If you haven’t checked out the KaiNexus webinar series Ask Us Anything yet, we would like to invite you to have a look here. In it, our CEO and Co-founder Greg Jacobson joins Mark Graban, our Vice-President of Improvement & Innovation Services and founder of LeanBlog.org, to answer questions from KaiNexus webinar watchers and continuous improvement knowledge-seekers just like yourself.
Continuous Improvement Lessons from the Court
In episode 12 of Ask Us Anything, Jacobson and Graban spoke about continuous improvement in a way that will resonate with sports fans. Both Jacobson and Graban are fans of the San Antonio Spurs basketball team, and explained it is easy to find lessons in Lean principles while watching the game.
“I was thinking about, why I love the Spurs and why has it become more meaningful to me as I’m going through my continuous improvement journey. The Spurs are just a great example of applying a discipline, and creating a system, and then believing in that system and recognizing that if they follow a process, that the results will be a side-effect, so to speak, of that process,” Jacobson explained. “You don’t get to the playoffs 19 seasons in a row because of random events.”
Jacobson recently read an interesting statistic that said the Spurs only have three players in the current roster that were top-30 draft picks, which he said shows how, when working with a system and working through a process, the sum becomes greater than the parts.
Graban brought up a recent Spurs game against the Golden State Warriors, which the Spurs ultimately lost, but only after a strong start to the game.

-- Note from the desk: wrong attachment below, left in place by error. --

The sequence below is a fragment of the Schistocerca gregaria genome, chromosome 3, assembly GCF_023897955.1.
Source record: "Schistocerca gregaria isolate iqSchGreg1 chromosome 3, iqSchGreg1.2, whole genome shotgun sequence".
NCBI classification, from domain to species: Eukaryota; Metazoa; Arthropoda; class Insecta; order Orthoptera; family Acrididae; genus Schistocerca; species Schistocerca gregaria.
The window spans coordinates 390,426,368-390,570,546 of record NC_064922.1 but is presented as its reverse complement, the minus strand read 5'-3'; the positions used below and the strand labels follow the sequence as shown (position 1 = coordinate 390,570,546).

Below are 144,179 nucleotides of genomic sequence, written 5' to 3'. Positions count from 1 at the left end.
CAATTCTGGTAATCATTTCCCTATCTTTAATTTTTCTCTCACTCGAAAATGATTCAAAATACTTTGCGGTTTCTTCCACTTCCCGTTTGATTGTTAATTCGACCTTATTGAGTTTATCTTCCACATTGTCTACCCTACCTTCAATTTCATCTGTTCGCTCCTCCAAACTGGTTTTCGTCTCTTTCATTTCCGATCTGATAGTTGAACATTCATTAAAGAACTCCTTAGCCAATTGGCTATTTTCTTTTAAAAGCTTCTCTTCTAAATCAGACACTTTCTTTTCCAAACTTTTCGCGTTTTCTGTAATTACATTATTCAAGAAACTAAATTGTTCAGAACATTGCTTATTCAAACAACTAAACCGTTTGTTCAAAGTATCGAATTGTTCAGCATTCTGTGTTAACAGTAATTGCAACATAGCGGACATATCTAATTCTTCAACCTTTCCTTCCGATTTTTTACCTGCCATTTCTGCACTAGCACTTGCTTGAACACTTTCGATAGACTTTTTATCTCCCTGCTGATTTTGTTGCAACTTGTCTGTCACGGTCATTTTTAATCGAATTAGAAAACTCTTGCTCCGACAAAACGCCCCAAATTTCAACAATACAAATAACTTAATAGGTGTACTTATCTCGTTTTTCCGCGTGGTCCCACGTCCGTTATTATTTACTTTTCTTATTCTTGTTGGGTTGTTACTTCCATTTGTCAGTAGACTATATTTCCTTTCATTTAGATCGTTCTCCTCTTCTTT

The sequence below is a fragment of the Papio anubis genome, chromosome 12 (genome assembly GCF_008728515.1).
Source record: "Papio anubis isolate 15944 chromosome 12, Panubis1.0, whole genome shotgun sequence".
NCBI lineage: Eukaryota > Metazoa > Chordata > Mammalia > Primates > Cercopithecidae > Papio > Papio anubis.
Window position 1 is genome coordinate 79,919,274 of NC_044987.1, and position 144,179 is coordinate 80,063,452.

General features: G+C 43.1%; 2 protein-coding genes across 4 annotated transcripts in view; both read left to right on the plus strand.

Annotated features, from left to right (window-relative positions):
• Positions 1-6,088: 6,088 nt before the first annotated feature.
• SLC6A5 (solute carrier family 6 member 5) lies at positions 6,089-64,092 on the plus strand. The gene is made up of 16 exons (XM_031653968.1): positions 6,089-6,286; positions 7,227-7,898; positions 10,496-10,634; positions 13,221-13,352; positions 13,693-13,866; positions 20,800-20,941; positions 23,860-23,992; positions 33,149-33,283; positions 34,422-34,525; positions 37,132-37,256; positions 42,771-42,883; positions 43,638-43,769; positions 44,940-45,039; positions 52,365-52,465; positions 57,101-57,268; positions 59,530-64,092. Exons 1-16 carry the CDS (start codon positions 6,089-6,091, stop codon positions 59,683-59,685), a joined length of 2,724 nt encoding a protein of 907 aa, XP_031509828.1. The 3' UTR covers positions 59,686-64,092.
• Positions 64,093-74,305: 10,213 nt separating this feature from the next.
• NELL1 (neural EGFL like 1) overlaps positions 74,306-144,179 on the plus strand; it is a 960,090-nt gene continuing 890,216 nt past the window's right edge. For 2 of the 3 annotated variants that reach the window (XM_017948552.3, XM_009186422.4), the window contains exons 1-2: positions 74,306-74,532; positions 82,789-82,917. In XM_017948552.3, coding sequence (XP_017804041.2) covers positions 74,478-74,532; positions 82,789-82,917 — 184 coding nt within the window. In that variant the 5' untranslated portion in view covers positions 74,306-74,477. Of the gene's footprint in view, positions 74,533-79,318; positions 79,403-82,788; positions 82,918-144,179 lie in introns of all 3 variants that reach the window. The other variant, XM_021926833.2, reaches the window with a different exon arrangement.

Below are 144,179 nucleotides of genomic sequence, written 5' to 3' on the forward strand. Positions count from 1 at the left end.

“The Spurs jumped out to a 15-0 lead, they were ahead 23-3, the fans were going crazy, the players seemed to be enjoying it, and there was Coach Popovich, he was just scowling.”
Graban paused the game to share the observation with his wife and ask her why the coach, Gregg Popovich, couldn’t enjoy the lead.
“I think for one, he never gets too high, or too low, there’s kind of a calming, mellowing effect either way,” Graban said. “I’m sure there was something that he saw—when you speak of continuous improvement and striving for perfection—there was something he saw about the way they were playing that made him unhappy, and I think there’s that relentless drive to continue to identify something.”
“It’s this constant focus on the process and not the outcome that makes him a great coach, and leading a great organization. That’s what he was focusing on, he wasn’t focusing on what the score was at that moment,” Jacobson added.
Reflecting the lesson back to workplaces, Graban said that a lot of organizations only react and troubleshoot when they get a bad result. But, like the Spurs, organizations would benefit from ensuring they don’t have a bad process and happen to get good results, because if they do, maybe that’s luck and it’s going to run out.
“I saw last week, the Vice-President of Quality from one of the Dallas hospitals talking about the need to focus on the process and not just react to results,” Graban said. “And you do that through checklists. We use a checklist to prepare for these webinars - there’s that relentless focus on the process and preventing problems instead of just reacting more quickly. I really appreciated his comments.”
Jacobson wrapped up the discussion by saying, “Continuous Improvement is not sexy, it’s just the disciplined way to end up with a really high-functioning organization. Whether that organization is a hospital, a summer camp, a software company, or even your family and you as an individual, a disciplined approach will have really satisfying results in the end.”
Getting frontline staff to embrace Kaizen and continuous improvement as a win/win